console.log("item = " + a[i]);
} //输出101个, 中间全是undefined

console.log("---------> test nicer regular for loop: ")
for (var i = 0, item; item = a[i++];) {
    // Do something with item
    console.log("item = " + item);

console.log("--------> test for(x in a) for array");
for(x in a) {
    console.log("item = " + a[x]);
}//输出所有的四个item, 注意x这里是key

console.log("--------> test for(x in a) for object");
var person={fname:"John",lname:"Doe",age:25};

for (x in person)
    console.log("x = " + x);
    console.log("v = " + person[x]);
} //x is the key in person

   a.length = 101
   ---------> test regular for loop:
   item = dog
   item = cat
   item = hen
   item = undefined
   ... ...
   item = undefined
   item = fox
   ---------> test nicer regular for loop:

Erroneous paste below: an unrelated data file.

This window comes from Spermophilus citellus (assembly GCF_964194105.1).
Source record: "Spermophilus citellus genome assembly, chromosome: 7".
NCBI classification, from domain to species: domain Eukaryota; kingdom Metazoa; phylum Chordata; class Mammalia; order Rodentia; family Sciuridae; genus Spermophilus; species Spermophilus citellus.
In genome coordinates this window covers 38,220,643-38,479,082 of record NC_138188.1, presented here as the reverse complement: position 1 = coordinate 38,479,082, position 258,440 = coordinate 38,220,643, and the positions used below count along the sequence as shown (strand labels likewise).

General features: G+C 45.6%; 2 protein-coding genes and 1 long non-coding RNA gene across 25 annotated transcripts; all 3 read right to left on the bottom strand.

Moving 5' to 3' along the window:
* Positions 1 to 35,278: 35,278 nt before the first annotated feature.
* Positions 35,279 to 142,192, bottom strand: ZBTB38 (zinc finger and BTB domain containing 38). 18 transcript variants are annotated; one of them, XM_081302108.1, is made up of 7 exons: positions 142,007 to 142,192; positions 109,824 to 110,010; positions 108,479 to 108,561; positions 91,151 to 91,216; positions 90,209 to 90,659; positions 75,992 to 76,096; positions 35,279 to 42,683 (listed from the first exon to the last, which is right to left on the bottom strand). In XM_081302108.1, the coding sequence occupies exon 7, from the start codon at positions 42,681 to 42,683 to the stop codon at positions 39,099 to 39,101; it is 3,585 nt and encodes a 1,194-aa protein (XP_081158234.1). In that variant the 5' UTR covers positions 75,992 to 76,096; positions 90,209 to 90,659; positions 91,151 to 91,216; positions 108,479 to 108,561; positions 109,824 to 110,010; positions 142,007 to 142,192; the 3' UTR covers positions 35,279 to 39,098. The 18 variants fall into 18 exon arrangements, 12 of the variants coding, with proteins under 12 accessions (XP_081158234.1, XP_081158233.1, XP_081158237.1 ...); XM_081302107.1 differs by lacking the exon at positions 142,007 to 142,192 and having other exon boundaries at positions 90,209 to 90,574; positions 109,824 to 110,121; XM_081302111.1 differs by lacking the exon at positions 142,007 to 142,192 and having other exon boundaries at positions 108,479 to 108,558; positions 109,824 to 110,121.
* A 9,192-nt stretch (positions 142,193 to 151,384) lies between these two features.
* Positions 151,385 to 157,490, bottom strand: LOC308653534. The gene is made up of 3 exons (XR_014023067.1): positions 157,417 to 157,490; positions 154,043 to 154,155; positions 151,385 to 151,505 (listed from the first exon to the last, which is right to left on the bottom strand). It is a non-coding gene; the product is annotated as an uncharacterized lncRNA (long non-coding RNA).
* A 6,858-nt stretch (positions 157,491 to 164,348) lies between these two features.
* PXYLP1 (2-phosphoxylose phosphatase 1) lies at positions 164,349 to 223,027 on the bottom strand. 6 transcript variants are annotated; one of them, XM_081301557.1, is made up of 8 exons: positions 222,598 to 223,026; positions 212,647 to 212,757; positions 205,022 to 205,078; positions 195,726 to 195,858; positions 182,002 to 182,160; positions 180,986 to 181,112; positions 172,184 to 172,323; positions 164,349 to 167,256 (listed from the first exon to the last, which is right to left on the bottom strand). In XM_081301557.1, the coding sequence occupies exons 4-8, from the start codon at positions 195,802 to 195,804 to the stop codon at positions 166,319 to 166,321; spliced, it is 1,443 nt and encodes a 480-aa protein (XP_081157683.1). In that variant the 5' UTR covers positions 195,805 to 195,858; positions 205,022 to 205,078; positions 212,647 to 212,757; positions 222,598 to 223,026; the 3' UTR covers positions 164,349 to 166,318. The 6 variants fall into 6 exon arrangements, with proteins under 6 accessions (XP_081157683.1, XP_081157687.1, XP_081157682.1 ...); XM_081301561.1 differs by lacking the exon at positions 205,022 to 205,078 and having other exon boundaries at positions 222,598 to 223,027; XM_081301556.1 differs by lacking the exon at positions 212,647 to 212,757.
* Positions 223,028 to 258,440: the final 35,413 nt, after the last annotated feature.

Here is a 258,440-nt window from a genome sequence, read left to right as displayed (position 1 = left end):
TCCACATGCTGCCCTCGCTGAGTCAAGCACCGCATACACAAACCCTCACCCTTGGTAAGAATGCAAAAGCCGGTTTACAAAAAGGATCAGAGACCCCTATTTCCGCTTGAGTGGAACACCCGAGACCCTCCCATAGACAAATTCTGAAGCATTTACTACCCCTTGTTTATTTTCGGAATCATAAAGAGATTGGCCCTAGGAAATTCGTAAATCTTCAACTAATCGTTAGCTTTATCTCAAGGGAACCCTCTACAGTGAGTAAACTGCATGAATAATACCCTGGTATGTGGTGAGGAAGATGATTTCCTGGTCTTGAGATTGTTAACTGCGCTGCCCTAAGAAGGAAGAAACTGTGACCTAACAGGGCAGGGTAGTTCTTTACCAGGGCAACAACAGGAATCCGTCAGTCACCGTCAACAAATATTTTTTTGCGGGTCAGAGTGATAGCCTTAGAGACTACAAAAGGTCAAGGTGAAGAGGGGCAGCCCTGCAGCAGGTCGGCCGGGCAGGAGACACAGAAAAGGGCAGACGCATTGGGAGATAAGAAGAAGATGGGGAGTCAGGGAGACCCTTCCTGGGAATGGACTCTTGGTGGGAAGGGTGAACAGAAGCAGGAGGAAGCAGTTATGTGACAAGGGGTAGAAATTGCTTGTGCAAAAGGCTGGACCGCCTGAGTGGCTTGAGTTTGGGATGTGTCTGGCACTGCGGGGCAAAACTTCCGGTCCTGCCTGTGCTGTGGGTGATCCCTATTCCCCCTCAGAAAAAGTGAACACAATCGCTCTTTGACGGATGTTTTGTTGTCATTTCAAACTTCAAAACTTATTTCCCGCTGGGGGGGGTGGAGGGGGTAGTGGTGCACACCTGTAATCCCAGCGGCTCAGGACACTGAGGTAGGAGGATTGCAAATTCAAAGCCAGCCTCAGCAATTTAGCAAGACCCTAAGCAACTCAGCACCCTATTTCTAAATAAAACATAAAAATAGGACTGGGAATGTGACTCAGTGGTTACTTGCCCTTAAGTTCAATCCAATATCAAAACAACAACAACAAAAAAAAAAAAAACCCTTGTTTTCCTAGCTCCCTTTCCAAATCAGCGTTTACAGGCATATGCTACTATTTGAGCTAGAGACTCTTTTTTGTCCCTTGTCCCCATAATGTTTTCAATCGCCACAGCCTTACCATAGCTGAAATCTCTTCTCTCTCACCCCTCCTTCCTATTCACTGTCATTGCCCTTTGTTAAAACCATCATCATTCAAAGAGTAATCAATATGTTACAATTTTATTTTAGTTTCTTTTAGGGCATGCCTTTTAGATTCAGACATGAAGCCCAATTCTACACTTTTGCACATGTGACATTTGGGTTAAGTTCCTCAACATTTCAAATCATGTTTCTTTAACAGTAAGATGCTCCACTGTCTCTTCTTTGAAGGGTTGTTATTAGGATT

item = dog
   item = cat
   item = hen
   --------> test for(x in a) for array
   item = dog
   item = cat
   item = hen
   item = fox
   --------> test for(x in a) for object
   x = fname
   v = John
   x = lname
   v = Doe
   x = age
   v = 25

If you want to append an item to an array, the safest way to do it is like this:

a[a.length] = item;                 // same as a.push(item);

Since a.length is one more than the highest index, you can be assured that you are assigning to an empty position at the end of the array.

Arrays come with a number of methods:

Method name Description
a.concat(item[, itemN]) Returns a new array with the items added on to it.
a.join(sep)  Joins all elements of an array into a string (seprated by ‘sep’)
a.pop() Removes and returns the last item.
a.push(item[, itemN]) Push adds one or more items to the end.
a.shift()  Removes the first element of an array, and returns that element
a.slice(start, end) Returns a sub-array.
a.sort([cmpfn]) Takes an optional comparison function.
a.splice(start, delcount[, itemN]) Lets you modify an array by deleting a section and replacing it with more items.
a.unshift([item]) Prepends items to the start of the array. (Adds new elements to the beginning of an array, and returns the new length)
Written on August 27, 2013